Costs and cost-effectiveness of periviable care

Aaron B. Caughey, David J. Burchfield

Research output: Contribution to journalReview article

8 Scopus citations

Abstract

With increasing concerns regarding rapidly expanding healthcare costs, cost-effectiveness analysis allows assessment of whether marginal gains from new technology are worth the increased costs. Particular methodologic issues related to cost and cost-effectiveness analysis in the area of neonatal and periviable care include how costs are estimated, such as the use of charges and whether long-term costs are included; the challenges of measuring utilities; and whether to use a maternal, neonatal, or dual perspective in such analyses. A number of studies over the past three decades have examined the costs and the cost-effectiveness of neonatal and periviable care. Broadly, while neonatal care is costly, it is also cost effective as it produces both life-years and quality-adjusted life-years (QALYs). However, as the gestational age of the neonate decreases, the costs increase and the cost-effectiveness threshold is harder to achieve. In the periviable range of gestational age (22-24 weeks of gestation), whether the care is cost effective is questionable and is dependent on the perspective. Understanding the methodology and salient issues of cost-effectiveness analysis is critical for researchers, editors, and clinicians to accurately interpret results of the growing body of cost-effectiveness studies related to the care of periviable pregnancies and neonates.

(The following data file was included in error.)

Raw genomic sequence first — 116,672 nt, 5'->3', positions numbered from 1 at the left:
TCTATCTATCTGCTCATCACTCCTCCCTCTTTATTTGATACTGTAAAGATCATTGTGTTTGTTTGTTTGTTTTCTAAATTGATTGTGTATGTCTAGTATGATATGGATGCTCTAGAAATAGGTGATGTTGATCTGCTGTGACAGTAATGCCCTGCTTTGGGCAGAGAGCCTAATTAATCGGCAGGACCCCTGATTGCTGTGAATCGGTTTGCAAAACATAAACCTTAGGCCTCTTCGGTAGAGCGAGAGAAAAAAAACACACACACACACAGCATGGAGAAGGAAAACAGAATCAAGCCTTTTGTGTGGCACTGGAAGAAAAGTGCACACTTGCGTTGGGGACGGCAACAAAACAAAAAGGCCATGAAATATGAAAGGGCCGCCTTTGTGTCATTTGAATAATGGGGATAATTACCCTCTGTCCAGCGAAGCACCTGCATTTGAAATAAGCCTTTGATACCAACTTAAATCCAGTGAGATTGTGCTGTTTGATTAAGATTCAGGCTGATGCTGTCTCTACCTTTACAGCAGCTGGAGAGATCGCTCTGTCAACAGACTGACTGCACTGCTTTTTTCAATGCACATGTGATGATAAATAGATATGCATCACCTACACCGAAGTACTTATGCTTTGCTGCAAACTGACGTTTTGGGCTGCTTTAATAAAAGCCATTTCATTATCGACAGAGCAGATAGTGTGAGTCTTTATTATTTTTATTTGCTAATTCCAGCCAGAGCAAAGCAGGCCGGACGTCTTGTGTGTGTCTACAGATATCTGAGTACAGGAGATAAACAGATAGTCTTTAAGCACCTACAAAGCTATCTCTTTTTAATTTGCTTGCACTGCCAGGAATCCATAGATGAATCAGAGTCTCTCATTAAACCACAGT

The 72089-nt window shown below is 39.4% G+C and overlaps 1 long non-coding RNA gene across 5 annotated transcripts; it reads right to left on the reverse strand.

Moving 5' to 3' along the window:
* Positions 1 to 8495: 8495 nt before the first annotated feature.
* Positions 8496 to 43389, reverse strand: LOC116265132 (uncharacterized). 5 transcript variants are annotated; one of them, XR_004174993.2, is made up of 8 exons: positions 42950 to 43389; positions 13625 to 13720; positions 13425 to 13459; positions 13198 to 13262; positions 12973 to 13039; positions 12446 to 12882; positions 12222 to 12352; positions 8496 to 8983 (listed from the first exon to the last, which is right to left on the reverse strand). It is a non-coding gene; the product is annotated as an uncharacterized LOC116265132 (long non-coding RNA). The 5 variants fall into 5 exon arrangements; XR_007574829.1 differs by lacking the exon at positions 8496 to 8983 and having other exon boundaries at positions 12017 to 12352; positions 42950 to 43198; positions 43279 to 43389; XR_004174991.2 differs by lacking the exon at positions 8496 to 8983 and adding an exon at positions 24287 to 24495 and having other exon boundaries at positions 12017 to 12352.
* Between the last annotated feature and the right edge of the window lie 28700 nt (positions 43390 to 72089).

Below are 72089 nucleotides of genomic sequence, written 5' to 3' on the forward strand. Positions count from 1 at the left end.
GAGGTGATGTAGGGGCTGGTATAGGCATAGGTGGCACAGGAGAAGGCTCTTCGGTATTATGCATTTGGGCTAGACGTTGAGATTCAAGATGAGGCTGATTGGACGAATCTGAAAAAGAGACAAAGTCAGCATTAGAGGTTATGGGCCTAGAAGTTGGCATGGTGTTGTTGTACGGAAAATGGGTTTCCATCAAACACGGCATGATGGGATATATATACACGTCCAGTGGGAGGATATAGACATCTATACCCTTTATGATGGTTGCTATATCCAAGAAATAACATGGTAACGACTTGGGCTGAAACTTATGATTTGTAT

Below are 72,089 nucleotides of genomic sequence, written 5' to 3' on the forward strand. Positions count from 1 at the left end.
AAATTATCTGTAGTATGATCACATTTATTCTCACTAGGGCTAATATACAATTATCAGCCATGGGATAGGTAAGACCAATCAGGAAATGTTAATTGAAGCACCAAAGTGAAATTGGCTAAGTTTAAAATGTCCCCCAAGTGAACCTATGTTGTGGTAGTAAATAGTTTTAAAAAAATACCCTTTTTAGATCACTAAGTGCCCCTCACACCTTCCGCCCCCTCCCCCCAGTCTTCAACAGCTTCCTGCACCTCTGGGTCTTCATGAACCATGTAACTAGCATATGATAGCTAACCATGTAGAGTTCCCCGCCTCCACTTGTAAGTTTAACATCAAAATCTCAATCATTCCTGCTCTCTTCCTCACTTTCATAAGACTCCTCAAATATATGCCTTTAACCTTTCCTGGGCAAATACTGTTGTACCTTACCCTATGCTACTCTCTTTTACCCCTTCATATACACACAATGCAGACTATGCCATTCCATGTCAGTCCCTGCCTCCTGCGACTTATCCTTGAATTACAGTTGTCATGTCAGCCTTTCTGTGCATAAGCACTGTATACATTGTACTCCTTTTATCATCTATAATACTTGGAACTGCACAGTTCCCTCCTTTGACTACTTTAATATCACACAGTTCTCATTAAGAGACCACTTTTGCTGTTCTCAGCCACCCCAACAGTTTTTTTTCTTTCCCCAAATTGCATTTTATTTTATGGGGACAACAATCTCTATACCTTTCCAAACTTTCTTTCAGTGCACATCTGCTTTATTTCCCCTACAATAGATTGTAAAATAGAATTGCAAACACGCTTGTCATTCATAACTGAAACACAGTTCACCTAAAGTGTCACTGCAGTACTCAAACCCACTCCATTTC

Original languageEnglish (US)
Pages (from-to)56-62
Number of pages7
JournalSeminars in Perinatology
Volume38
Issue number1
DOIs
StatePublished - Feb 1 2014

Keywords

  • Cost-benefit analysis
  • Cost-effectiveness analysis
  • Down syndrome
  • Economics
  • Prenatal diagnosis-economics

ASJC Scopus subject areas

  • Pediatrics, Perinatology, and Child Health
  • Obstetrics and Gynecology

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